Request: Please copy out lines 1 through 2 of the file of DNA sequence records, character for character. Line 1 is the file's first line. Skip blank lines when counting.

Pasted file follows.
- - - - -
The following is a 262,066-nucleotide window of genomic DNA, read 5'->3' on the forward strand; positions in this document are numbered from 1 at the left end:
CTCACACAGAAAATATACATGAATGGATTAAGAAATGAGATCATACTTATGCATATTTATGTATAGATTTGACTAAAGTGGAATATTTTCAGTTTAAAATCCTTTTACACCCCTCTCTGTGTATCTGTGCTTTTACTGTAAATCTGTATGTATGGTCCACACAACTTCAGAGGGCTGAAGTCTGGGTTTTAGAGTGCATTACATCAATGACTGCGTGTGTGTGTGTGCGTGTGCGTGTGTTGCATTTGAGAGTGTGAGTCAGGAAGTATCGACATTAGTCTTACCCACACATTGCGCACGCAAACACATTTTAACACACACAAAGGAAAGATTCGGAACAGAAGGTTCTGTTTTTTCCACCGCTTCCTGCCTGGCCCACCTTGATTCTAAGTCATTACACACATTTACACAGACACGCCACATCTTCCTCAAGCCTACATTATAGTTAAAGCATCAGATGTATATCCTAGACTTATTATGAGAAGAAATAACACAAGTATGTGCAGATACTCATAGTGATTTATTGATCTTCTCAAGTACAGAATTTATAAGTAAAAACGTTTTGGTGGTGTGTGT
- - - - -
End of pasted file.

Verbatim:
The following is a 262,066-nucleotide window of genomic DNA, read 5'->3' on the forward strand; positions in this document are numbered from 1 at the left end:
CTCACACAGAAAATATACATGAATGGATTAAGAAATGAGATCATACTTATGCATATTTATGTATAGATTTGACTAAAGTGGAATATTTTCAGTTTAAAATCCTTTTACACCCCTCTCTGTGTATCTGTGCTTTTACTGTAAATCTGTATGTATGGTCCACACAACTTCAGAGGGCTGAAGTCTGGGTTTTAGAGTGCATTACATCAATGACTGCGTGTGTGTGTGTGCGTGTGCGTGTGTTGCATTTGAGAGTGTGAGTCAGGAAGTATCGACATTAGTCTTACCCACACATTGCGCACGCAAACACATTTTAACACACACAAAGGAAAGATTCGGAACAGAAGGTTCTGTTTTTTCCACCGCTTCCTGCCTGGCCCACCTTGATTCTAAGTCATTACACACATTTACACAGACACGCCACATCTTCCTCAAGCCTACATTATAGTTAAAGCATCAGATGTATATCCTAGACTTATTATGAGAAGAAATAACACAAGTATGTGCAGATACTCATAGTGATTTATTGATCTTCTCAAGTACAGAATTTATAAGTAAAAACGTTTTGGTGGTGTGTGT